In Search of the Unified Nation-State: National Attachment among Distinctive Citizens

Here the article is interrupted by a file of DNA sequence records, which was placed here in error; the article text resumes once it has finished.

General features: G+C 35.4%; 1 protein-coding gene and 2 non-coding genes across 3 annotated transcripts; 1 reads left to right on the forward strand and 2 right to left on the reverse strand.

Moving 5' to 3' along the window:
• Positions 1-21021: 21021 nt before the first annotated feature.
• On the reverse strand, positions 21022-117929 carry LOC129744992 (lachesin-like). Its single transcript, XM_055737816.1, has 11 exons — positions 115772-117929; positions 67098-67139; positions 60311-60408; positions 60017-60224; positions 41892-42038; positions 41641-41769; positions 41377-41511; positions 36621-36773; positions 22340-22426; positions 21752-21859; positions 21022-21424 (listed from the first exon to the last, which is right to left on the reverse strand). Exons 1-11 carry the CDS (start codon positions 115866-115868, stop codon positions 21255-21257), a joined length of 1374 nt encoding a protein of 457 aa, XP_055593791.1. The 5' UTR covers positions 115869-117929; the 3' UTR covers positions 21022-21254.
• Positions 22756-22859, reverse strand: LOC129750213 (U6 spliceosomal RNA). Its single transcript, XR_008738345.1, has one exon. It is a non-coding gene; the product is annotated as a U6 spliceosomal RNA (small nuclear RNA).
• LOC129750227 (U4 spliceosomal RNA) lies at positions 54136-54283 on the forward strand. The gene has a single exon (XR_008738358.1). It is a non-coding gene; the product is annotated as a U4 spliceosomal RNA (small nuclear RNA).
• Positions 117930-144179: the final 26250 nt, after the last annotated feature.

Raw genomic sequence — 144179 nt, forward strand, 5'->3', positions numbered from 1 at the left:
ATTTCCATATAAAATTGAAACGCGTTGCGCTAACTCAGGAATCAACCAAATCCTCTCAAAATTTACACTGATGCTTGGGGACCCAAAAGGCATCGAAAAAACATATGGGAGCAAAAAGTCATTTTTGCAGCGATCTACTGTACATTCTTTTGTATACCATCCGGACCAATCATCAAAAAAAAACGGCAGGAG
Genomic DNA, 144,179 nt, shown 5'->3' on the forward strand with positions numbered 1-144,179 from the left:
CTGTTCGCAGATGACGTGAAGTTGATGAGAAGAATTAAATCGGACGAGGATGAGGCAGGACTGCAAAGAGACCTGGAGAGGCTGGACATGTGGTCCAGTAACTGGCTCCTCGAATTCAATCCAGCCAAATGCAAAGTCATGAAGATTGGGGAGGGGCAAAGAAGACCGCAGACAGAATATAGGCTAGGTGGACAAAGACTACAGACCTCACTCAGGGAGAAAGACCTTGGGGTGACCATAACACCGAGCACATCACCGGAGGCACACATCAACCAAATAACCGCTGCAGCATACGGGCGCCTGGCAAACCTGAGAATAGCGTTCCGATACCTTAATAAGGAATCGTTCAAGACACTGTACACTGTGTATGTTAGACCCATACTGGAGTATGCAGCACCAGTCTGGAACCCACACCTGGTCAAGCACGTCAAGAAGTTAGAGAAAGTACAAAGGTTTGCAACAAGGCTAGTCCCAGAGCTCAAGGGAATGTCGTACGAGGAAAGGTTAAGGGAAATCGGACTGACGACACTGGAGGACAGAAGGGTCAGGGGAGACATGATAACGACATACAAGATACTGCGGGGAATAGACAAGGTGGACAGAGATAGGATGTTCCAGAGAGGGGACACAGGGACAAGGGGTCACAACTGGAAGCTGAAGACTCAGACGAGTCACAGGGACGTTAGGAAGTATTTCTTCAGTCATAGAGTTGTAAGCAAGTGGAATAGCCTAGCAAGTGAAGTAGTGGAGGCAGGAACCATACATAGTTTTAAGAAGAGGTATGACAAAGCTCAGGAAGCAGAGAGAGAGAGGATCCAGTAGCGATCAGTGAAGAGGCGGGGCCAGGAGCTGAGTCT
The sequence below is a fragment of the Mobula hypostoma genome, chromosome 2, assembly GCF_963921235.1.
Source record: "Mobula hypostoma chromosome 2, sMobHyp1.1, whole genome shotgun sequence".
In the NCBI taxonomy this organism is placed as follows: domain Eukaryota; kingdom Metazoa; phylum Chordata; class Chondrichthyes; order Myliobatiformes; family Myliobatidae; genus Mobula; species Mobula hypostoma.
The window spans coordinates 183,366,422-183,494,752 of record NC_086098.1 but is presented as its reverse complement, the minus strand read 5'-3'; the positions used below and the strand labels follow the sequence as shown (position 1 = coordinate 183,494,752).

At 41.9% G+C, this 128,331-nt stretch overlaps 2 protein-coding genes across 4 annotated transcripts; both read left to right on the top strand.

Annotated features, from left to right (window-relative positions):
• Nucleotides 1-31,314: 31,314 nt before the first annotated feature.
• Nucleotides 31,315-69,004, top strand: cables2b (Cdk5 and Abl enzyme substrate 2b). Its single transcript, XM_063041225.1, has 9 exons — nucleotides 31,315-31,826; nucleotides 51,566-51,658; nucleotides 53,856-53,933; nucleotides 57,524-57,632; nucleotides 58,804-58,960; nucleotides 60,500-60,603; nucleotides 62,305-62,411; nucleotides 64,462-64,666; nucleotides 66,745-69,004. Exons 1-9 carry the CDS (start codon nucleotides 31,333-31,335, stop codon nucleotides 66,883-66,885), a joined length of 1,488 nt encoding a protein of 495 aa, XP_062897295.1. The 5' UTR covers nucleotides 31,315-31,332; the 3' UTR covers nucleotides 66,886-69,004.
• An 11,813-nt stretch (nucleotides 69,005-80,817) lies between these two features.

Nation-states include, to varying degrees, citizens that “stand out” due to factors such as place of birth, ethnicity, language, and religion. We investigate whether these “distinctive” citizens manifest an attachment to the state equal to that of more “central” citizens. Using cross-national surveys, we measure national attachment among a nation-state’s “distinctive” and “core” population and then seek to uncover the conditions under which national attachment is universalized. We construct a model of national attachment with individual- and country- level predictors as well as a set of interaction terms that test whether various country-level factors condition the effect of “distinctiveness.” These interactions suggest that distinctive citizens’ attachment to the nation-state decreases as the size of the distinctive population increases, and, somewhat surprisingly, as the level of economic inequality increases. We find no evidence that democratic institutions affect the views of distinctive citizens, though there is some evidence that federalism helps mitigate the effect of distinctiveness. These results have particular implications for state-building and democratic consolidation in multi-ethnic states.